Reasons for optimism? Mayor's address outlines goals, progress in first 100 days

Reasons for optimism? Mayor's address outlines goals, progress in first 100 days

WOONSOCKET - On the day of her inauguration, Dec. 3, Mayor Lisa Baldelli-Hunt admitted it would take time to understand the full extent of Woonsocket's dire fiscal situation, and to develop a plan to put a city beaten down by tax hikes, cuts to services and a declining quality of life back on the track to prosperity.

But on March 13, exactly 100 days after taking office, she announced her progress before a packed house at City Hall.

"While we have not solved all of the city's problems in 100 days, we have made a strong and effective beginning," Baldelli-Hunt said.

Claiming a reinvigorated and reorganized City Hall staff and achievements made in every municipal department, the mayor gave residents a few promising, although sometimes vague, reasons to look forward with at least a hint of optimism.

"I have had dozens of conversations with prospective businesses looking to expand or relocate to our city," Baldelli-Hunt said.

"I have several promising projects are underway and I will announce the details as these plans are developed and finalized."

The mayor cited a myriad of other projects and accomplishments that she said are at or nearing completion.

* The Budget Commission, a state-appointed group with authority over city finances, is well on its way toward departure, she said.

* Her administrative team, from treasury and human resources to emergency management, is now fully staffed and has taken the reins, she said.

* The mayor recently signed a $20 million bond issue with low interest rates to finally restart the process of relocating the city's water treatment plant.

* A plan to implement full-day kindergarten that she says will require no local tax funding, not result in crowding of the middle school and provide for teacher's assistants is in its final stage of development and will be presented soon.

* The city is poised to begin the process of consolidating police and fire dispatch services and has negotiated an agreement with unions to allow outside staffing. The change, she said, will save the city more than $630,000 per year.

* Officials are working toward the merger of the financial management of city and school department.

* A renewed emphasis on the importance of grants has brought in new resources, including $5,000 from the Department of Transportation, around $30,000 from the state Department of Homeland Security, two new Hummer vehicles for the police department, $1,500 from the Rotary Club and $200,000 from CVS for emergency management to be used to purchase digital repeaters.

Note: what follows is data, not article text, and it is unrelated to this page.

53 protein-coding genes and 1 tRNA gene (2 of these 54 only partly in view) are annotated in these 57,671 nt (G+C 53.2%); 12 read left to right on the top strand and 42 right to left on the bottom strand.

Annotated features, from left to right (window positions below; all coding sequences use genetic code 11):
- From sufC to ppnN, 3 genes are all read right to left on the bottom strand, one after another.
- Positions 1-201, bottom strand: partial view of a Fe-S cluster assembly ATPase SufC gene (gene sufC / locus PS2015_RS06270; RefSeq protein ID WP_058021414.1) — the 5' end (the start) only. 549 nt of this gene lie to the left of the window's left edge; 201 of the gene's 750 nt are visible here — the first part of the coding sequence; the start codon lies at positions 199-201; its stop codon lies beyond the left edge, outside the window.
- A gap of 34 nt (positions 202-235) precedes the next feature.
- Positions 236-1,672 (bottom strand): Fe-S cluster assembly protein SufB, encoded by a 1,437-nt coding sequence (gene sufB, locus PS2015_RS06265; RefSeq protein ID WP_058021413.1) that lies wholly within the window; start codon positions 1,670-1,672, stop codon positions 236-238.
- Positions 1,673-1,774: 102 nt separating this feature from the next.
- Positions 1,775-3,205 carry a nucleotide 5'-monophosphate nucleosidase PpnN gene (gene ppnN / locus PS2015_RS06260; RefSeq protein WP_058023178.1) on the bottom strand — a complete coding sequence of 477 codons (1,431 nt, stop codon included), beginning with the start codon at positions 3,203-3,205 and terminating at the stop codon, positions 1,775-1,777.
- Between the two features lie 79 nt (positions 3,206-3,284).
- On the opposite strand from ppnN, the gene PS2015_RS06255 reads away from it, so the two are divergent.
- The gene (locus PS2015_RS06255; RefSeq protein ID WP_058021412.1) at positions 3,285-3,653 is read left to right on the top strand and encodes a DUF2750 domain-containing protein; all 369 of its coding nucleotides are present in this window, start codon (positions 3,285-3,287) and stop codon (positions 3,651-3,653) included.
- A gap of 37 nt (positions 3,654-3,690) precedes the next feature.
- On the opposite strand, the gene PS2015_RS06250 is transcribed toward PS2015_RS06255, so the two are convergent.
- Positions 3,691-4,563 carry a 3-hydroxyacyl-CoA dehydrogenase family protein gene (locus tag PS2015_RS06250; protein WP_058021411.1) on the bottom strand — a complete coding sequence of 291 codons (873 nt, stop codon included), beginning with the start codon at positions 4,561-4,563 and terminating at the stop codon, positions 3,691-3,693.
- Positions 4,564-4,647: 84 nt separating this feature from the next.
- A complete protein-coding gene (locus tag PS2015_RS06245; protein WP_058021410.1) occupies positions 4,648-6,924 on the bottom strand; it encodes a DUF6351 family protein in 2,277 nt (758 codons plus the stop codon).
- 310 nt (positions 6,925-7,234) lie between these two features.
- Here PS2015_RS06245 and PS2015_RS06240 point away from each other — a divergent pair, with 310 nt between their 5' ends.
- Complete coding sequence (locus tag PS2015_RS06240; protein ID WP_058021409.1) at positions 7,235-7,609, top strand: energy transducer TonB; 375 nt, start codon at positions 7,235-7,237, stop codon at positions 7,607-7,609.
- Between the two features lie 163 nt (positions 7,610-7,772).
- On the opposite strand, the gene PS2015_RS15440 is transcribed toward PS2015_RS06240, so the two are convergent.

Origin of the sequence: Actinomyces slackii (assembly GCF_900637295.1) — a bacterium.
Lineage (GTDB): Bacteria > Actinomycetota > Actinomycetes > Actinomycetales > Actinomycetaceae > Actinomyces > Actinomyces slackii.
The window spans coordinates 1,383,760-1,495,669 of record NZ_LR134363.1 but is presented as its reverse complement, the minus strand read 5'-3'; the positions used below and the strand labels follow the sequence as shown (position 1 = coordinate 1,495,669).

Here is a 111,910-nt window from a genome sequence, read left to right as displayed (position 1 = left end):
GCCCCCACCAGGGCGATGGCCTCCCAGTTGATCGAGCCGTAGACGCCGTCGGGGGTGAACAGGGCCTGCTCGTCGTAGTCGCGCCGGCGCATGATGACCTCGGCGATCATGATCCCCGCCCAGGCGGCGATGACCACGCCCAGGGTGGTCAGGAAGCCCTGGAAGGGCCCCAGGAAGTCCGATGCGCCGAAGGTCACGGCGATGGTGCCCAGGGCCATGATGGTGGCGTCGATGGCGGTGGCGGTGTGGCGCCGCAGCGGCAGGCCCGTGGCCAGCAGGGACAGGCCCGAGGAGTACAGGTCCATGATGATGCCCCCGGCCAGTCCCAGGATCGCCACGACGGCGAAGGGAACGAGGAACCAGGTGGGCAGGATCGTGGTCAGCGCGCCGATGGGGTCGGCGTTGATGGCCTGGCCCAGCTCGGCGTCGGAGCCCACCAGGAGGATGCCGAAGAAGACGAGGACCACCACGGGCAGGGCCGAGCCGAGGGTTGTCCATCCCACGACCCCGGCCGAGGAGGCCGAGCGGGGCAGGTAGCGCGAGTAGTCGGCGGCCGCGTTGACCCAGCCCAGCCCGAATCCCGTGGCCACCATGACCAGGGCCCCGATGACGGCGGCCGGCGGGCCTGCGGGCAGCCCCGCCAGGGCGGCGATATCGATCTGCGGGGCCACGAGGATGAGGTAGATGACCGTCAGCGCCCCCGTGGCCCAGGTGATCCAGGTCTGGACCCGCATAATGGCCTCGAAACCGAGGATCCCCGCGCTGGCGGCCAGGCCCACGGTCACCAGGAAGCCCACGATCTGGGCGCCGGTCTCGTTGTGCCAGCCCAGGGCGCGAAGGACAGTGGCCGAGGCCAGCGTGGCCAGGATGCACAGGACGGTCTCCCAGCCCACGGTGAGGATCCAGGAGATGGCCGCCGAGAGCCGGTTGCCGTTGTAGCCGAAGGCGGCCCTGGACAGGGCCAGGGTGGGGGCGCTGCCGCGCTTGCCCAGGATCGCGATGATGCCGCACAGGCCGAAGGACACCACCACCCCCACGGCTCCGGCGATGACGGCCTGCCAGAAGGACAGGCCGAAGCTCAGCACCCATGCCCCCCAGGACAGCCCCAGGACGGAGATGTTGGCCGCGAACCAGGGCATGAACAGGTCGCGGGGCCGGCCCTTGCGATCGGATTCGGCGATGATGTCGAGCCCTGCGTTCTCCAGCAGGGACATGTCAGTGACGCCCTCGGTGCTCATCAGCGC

"Significant progress is being made," Baldelli-Hunt said, as the list continued, pointing to newly brightened streetlights, blight reduction achieved by targeting the "Dirty Thirty," improvements at the city's animal shelter, plans to replace outdated city equipment, and a project for repaving Mill and Privilege streets.

The mayor also named her administration's goals, while emphasizing one obstacle to progress she has often cited: "neglect" by previous city management.

Her team, she said, "was not given the courtesy of an orderly transition."

In the Legal Department, "when we arrived here at City Hall, there was no current set of Rhode Island General Laws. There was no access to online resource tools." The department, she said, also had no list of ongoing arbitration proceedings or city litigation, no coordination with outside legal counsel and was facing excessive expense for outside counsel.

The mayor hired a full-time solicitor and circumstances there, and elsewhere at City Hall, she said, have begun to change.

"One hundred days later, the awesome responsibility of identifying the problems and making the changes needed to resolve those problems has fallen on me, and I have eagerly accepted that challenge," Baldelli-Hunt said.

The mayor said her goals are to improve allocation of the city's limited resources; reduce taxes that have been established in the five year plan; eliminate the Budget Commission; improve access to capital; work together with all departments cohesively as one city; restore financial stability; and improve the city's bond rating.

"Sacrifice will be required of everyone, but a shared commitment by everyone to save our city is the most important priority," she said.


It sounds like the state of the city was far worse than anyone could imagine. The previous administration had the run of mill with no independent oversight. Woonsocket residents need to learn from history. Rather than complain and criticize, it maybe best to demand accountability. The mayor has stated a few projects in the works that need regular updates to the constituents. Another meeting at the 200 day point would not be unreasonable. The objective of this meeting would be to present updates, good or bad, of the earlier stated projects and any new projects. A short public comment segment should be included.

No "sacrifice" from insured bondholders getting paid 100 cents on the dollar plus tax-free interest. Another 20 million in debt piled on. The honeymoon will be over in July when she gets zilch from the GA at the end of their session and taxpayers get hit with supplemental number two.